Just like the 180 shuvit, this frontside shuvit is going to spin off the nose. The reason for this is simple: by using the front wheels as the pivot point, you can repurpose your rolling momentum instead of fighting it.
It’s important that you’ve already learned how to do Endovers at this point; a frontside shuvit is basically nothing more than an endover where your body doesn’t travel with it. That might sound odd now, but hopefully you’ll understand how this works by the time this tricktip is over.
As I roll into this, I stay relaxed, but have the benefit of looking down with a clear view of the board. Unlike most shuvits, you can see frontside shuvits throughout the whole spin.
The trick begins much like an endover – I bring my front shoulder back, switch my weight slightly to the front foot, and start pushing my rear hip forwards. The difference is that I don’t need to commit too much movement to the front shoulder – I don’t want my upper body to move at all.
It’s tough to tell from this angle but my front foot isn’t really scooping backwards – my rear hip is really driving the whole rotation. If I get into the habit of doing too much with my front foot, the board will flip when I start doing bigger rotations.
At this point I’ve pushed the board through 90º, so I can let go of it. It’s a tiny jump upwards (and slightly towards the nose) – you really don’t need much height for the board to get through the 180º spin.
This is the same frame as the last, but I’ve zoomed in close to highlight something – the board doesn’t leave the floor. At this point, the frontside shuvit is literally spinning on the front wheels, just like an endover would.
This is the peak of the jump. I’ve already bought my back foot back in line with where the board is going to land, but I’ve only been off the griptape for a split second. This whole move happens very quickly.
Here’s the “catch”. Get into the habit of catching this back foot first if you can – it’ll help you wind round the last part of the rotation if you need it later (and it’s the only way you’ll ever land a frontside gazelle).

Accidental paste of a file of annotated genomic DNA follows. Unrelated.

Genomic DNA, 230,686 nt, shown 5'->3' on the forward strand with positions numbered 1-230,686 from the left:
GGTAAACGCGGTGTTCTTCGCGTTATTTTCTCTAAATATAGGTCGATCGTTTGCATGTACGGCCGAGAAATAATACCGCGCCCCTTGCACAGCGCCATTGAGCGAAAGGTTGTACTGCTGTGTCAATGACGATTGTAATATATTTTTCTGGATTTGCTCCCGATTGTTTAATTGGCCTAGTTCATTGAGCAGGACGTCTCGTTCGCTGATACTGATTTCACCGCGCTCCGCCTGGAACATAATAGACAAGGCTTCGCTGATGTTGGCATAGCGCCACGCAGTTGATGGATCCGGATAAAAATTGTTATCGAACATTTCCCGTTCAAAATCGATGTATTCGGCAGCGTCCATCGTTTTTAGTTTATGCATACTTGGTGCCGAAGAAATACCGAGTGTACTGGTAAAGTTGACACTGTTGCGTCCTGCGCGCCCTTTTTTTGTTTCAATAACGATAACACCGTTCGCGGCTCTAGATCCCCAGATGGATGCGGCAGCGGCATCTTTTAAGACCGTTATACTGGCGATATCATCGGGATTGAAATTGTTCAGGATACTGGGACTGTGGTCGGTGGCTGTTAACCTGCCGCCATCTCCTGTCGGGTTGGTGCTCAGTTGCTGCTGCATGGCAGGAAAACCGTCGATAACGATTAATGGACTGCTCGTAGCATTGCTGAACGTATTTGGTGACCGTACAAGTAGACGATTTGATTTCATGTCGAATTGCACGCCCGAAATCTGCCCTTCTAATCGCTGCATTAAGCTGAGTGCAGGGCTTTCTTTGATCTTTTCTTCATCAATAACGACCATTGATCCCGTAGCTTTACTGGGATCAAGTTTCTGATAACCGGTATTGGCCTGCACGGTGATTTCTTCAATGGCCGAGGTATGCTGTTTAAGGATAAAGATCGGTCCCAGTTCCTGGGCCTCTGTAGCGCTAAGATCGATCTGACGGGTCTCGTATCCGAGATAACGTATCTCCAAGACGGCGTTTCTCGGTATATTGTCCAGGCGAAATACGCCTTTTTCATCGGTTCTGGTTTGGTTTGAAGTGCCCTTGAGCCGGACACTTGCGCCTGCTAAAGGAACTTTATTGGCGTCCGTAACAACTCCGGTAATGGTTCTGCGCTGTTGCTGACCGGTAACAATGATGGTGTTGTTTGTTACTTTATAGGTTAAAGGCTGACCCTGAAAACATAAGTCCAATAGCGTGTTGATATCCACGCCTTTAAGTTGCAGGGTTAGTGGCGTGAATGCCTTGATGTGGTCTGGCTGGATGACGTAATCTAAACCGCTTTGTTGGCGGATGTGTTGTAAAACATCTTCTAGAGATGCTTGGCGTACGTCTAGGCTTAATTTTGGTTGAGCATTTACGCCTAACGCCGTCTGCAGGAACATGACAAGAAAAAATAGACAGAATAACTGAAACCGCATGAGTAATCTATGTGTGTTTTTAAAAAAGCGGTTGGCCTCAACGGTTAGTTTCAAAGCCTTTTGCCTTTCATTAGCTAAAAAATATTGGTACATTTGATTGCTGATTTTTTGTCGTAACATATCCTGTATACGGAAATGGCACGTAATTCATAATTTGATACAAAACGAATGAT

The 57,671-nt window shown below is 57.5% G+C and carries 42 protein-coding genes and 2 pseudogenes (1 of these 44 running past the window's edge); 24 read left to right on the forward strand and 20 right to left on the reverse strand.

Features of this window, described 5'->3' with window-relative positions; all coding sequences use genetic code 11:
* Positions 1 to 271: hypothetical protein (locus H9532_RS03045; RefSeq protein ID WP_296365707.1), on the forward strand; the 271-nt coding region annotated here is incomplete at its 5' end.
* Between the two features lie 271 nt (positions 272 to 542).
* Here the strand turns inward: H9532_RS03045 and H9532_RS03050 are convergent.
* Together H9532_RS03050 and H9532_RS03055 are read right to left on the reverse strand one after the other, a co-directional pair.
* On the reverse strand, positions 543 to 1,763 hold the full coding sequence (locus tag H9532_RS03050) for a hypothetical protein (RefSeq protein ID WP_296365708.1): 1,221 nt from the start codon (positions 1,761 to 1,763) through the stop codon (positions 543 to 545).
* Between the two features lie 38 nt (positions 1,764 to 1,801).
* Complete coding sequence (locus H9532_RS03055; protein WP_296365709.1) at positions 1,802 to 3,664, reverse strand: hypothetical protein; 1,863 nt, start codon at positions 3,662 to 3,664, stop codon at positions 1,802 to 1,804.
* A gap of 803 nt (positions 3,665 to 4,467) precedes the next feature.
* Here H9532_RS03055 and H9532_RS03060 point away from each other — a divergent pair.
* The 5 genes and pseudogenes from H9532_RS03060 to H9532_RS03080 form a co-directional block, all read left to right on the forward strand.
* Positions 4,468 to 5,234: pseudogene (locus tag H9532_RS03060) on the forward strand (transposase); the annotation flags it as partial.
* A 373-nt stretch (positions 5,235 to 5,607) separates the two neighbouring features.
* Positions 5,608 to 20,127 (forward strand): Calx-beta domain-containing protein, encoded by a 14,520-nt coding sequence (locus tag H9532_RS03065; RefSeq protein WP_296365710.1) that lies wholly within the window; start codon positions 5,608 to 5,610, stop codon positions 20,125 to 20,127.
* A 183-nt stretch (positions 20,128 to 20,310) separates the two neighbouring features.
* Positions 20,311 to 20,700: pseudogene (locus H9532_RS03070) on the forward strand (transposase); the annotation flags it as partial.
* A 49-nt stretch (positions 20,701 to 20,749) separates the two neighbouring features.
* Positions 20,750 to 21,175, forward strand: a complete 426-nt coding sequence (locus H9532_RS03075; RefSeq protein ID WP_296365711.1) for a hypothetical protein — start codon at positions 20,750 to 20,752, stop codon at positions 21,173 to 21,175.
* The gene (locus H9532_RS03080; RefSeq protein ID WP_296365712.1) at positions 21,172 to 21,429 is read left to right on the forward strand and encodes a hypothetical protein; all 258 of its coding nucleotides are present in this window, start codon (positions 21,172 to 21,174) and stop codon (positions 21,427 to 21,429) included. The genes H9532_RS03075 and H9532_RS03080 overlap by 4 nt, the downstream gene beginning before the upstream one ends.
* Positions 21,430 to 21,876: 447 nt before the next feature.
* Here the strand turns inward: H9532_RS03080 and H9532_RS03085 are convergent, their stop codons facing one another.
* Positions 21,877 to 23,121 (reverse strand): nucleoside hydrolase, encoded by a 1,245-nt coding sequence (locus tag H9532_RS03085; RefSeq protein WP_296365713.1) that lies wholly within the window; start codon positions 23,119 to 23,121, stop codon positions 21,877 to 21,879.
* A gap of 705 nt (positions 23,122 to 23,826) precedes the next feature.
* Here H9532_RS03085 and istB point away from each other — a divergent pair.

And now I can roll away. Comparing this frame with the third, you can see I’ve moved a whole board length forwards, but nothing else has really changed in my upper body at all. It should be a very casual, laid-back trick.
Unlike the regular 180º shuvit, this should feel fairly natural with a kicknose, and therefore most modern skaters – particularly those who’ve already spent time standing sideways for ollie tricks – should find this fairly natural. However, don’t get into the habit of thinking of it as a “nollie trick”; remember that you’re not trying to pop, and the board shouldn’t lose contact with the floor at all for a 180º frontside shuvit. That’s part of the reason you want to start with your feet so far apart – it’ll limit the amount the tail can lift off the floor. This is something which will get even more important if you start building up to 360º, 540º or even 720º shuvits in this direction!
There’s not much I can really recommend, setup-wise, for this trick. You can do a frontside shuvit with this technique on basically any board – even 46″ dancers – but in order for it to flow properly in footwork, you really want a wheelbase which feels comfortable between your feet. Unless you have stupidly long legs, having to stretch past a 14″ wheelbase for these feels horrible, and it just won’t look as smooth or natural in a sequence.